# Using Automatic Differentiation in Manopt.jl

Since Manifolds.jl 0.7, the support of automatic differentiation support has been extended.

This tutorial explains how to use Euclidean tools to derive a gradient for a real-valued function $f: \mathcal M → ℝ$. Two methods are considered: an intrinsic variant and a variant employing the embedding. These gradients can then be used within any gradient based optimization algorithm in Manopt.jl.

While by default FiniteDifferences.jlare used, one can also use FiniteDiff.jl, ForwardDiff.jl, ReverseDiff.jl, or Zygote.jl.

This tutorial looks at a few possibilities to approximate or derive the gradient of a function $f:\mathcal M → ℝ$ on a Riemannian manifold, without computing it yourself. There are mainly two different philosophies:

- Working
*intrinsically*, that is staying on the manifold and in the tangent spaces, considering to approximate the gradient by forward differences. - Working in an embedding where all tools from functions on Euclidean spaces can be used, like finite differences or automatic differentiation, and then compute the corresponding Riemannian gradient from there.

First, load all necessary packages

```
using Manopt, Manifolds, Random, LinearAlgebra
using FiniteDifferences, ManifoldDiff
Random.seed!(42);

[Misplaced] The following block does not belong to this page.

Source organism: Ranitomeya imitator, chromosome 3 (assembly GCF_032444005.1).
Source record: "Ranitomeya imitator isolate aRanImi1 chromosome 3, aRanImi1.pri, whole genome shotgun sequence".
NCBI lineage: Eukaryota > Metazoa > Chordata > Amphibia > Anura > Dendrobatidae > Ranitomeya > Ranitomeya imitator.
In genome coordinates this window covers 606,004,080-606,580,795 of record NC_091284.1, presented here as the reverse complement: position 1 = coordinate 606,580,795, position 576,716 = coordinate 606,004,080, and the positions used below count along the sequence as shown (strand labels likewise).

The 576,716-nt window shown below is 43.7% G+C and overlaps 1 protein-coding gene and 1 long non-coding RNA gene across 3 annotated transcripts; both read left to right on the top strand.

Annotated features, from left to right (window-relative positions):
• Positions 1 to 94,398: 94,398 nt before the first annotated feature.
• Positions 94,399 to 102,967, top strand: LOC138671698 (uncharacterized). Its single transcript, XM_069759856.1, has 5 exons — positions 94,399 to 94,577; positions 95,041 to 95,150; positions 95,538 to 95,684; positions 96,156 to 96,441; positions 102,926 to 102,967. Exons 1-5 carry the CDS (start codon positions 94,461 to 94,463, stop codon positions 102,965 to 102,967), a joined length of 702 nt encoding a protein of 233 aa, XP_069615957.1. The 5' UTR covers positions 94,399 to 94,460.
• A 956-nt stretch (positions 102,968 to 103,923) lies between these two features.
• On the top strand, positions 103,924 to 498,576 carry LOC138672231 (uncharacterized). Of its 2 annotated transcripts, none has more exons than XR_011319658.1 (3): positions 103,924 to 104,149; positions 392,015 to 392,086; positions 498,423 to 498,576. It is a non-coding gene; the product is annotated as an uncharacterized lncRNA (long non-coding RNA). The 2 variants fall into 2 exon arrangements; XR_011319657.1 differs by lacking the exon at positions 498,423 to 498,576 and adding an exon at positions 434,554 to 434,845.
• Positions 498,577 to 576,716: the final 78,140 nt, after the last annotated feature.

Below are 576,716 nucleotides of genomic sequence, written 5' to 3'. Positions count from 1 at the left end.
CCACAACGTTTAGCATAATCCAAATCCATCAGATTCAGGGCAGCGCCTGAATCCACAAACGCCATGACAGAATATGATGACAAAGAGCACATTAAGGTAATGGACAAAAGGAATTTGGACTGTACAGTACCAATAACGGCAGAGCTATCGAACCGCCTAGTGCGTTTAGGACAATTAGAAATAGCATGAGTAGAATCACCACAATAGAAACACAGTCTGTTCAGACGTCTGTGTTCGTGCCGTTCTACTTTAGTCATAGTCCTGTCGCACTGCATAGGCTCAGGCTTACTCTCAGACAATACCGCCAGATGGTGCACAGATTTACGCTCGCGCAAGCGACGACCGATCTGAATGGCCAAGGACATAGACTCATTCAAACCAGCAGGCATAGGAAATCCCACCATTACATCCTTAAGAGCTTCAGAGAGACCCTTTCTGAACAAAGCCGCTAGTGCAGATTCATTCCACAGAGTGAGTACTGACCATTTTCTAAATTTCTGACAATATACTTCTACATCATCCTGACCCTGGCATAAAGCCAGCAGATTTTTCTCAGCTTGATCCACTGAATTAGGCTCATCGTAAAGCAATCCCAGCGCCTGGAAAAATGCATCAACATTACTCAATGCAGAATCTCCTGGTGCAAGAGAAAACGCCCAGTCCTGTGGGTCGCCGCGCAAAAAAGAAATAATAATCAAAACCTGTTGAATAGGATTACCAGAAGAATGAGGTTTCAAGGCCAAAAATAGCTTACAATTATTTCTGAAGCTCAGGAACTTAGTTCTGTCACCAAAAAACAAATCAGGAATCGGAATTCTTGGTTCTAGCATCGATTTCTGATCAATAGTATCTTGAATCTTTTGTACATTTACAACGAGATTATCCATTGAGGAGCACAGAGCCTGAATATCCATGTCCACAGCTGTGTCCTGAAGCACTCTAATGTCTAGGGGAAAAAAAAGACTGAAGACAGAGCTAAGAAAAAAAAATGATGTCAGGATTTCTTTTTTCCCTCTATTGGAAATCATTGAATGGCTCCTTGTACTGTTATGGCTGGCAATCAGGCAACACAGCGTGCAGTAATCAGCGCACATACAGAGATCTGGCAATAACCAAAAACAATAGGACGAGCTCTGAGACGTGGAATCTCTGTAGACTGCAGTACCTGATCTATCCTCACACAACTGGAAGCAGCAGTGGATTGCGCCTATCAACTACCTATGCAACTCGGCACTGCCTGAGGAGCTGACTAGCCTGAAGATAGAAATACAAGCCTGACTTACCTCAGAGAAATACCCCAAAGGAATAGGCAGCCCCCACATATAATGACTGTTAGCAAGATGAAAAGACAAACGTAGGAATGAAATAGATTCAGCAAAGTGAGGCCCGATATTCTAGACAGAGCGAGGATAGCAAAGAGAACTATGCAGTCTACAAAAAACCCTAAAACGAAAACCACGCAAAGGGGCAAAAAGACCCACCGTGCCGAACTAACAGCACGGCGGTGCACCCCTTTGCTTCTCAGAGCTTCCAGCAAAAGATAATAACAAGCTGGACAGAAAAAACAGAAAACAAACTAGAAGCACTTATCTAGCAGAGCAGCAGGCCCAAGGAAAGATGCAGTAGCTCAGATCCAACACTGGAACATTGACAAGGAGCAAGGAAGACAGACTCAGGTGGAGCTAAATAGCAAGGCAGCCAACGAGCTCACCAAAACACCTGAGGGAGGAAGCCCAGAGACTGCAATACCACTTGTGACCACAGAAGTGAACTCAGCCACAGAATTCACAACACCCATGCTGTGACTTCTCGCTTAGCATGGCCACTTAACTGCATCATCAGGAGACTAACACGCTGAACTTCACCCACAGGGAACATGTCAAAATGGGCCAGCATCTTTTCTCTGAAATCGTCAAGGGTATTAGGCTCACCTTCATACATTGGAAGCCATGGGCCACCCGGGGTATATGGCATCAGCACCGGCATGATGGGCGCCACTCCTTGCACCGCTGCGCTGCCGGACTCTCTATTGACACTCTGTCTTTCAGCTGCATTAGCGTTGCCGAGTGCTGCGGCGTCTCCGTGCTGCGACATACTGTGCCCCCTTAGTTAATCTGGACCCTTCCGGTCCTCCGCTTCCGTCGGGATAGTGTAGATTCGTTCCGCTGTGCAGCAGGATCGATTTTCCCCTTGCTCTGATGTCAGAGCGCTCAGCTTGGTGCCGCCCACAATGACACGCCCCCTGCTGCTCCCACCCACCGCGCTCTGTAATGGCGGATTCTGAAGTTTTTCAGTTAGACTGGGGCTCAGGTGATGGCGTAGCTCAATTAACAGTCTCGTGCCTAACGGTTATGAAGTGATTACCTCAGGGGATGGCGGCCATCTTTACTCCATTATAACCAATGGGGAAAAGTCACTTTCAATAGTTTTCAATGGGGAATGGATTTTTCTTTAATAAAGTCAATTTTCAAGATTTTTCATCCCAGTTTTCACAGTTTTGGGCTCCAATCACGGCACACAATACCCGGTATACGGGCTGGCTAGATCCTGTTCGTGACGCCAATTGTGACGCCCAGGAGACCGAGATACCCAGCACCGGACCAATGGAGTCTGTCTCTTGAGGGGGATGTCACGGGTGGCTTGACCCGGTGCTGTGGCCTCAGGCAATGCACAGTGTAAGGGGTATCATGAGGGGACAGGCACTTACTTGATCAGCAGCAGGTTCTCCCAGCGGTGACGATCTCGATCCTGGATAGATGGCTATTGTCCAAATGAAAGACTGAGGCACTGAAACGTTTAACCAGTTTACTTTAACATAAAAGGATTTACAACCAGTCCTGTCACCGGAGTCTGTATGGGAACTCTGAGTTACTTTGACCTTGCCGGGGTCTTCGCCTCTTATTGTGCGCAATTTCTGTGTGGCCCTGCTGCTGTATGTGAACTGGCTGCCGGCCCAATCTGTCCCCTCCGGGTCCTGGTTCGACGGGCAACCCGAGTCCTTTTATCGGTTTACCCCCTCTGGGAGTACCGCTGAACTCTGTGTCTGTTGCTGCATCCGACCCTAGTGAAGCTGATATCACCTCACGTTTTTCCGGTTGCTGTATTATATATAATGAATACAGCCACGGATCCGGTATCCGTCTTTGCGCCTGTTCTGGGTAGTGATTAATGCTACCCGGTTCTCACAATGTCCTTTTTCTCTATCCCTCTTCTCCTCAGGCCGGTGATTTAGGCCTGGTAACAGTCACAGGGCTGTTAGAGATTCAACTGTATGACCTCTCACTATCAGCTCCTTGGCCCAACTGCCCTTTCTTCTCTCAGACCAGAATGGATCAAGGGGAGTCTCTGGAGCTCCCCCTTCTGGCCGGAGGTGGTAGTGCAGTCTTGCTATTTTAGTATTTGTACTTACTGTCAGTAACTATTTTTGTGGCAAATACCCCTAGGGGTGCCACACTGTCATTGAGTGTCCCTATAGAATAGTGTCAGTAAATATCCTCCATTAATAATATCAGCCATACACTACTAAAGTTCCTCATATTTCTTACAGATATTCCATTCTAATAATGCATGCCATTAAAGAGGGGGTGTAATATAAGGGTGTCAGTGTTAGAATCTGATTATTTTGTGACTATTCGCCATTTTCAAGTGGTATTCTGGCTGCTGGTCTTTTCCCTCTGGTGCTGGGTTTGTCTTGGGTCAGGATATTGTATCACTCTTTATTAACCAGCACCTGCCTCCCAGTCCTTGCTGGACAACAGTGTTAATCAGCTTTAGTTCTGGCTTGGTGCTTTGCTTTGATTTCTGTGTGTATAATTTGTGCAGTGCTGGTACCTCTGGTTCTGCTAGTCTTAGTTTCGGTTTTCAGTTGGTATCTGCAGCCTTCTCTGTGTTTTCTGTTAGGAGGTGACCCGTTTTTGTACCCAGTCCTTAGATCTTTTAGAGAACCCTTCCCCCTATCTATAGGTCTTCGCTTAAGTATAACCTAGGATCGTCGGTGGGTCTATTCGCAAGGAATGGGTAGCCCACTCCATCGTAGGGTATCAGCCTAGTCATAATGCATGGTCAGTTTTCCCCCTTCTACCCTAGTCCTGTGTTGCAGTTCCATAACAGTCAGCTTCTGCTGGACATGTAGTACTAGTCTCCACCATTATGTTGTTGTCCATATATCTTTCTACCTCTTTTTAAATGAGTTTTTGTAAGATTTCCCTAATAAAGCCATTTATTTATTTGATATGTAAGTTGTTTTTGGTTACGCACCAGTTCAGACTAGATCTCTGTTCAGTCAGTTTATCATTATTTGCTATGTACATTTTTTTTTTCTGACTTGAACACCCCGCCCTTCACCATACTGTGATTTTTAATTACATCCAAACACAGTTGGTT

```

## 1. (Intrinsic) Forward Differences

A first idea is to generalize (multivariate) finite differences to Riemannian manifolds. Let $X_1,\ldots,X_d ∈ T_p\mathcal M$ denote an orthonormal basis of the tangent space $T_p\mathcal M$ at the point $p∈\mathcal M$ on the Riemannian manifold.

The notion of a directional derivative is generalized to a “direction” $Y∈T_p\mathcal M$. Let $c: [-ε,ε]$, $ε>0$, be a curve with $c(0) = p$, $\dot c(0) = Y$, for example $c(t)= \exp_p(tY)$. This yields

\[ Df(p)[Y] = \left. \frac{d}{dt} \right|_{t=0} f(c(t)) = \lim_{t → 0} \frac{1}{t}(f(\exp_p(tY))-f(p))\]

The differential $Df(p)[X]$ is approximated by a finite difference scheme for an $h>0$ as

\[DF(p)[Y] ≈ G_h(Y) := \frac{1}{h}(f(\exp_p(hY))-f(p))\]

Furthermore the gradient $\operatorname{grad}f$ is the Riesz representer of the differential:

\[ Df(p)[Y] = g_p(\operatorname{grad}f(p), Y),\qquad \text{ for all } Y ∈ T_p\mathcal M\]

and since it is a tangent vector, we can write it in terms of a basis as

\[ \operatorname{grad}f(p) = \sum_{i=1}^{d} g_p(\operatorname{grad}f(p),X_i)X_i = \sum_{i=1}^{d} Df(p)[X_i]X_i\]

and perform the approximation from above to obtain

\[ \operatorname{grad}f(p) ≈ \sum_{i=1}^{d} G_h(X_i)X_i\]

for some suitable step size $h$. This comes at the cost of $d+1$ function evaluations and $d$ exponential maps.

This is the first variant we can use. An advantage is that it is *intrinsic* in the sense that it does not require any embedding of the manifold.

### An Example: the Rayleigh Quotient

The Rayleigh quotient is concerned with finding eigenvalues (and eigenvectors) of a symmetric matrix $A ∈ ℝ^{(n+1)×(n+1)}$. The optimization problem reads

\[F: ℝ^{n+1} → ℝ,\quad F(\mathbf x) = \frac{\mathbf x^\mathrm{T}A\mathbf x}{\mathbf x^\mathrm{T}\mathbf x}\]

Minimizing this function yields the smallest eigenvalue $\lambda_1$ as a value and the corresponding minimizer $\mathbf x^*$ is a corresponding eigenvector.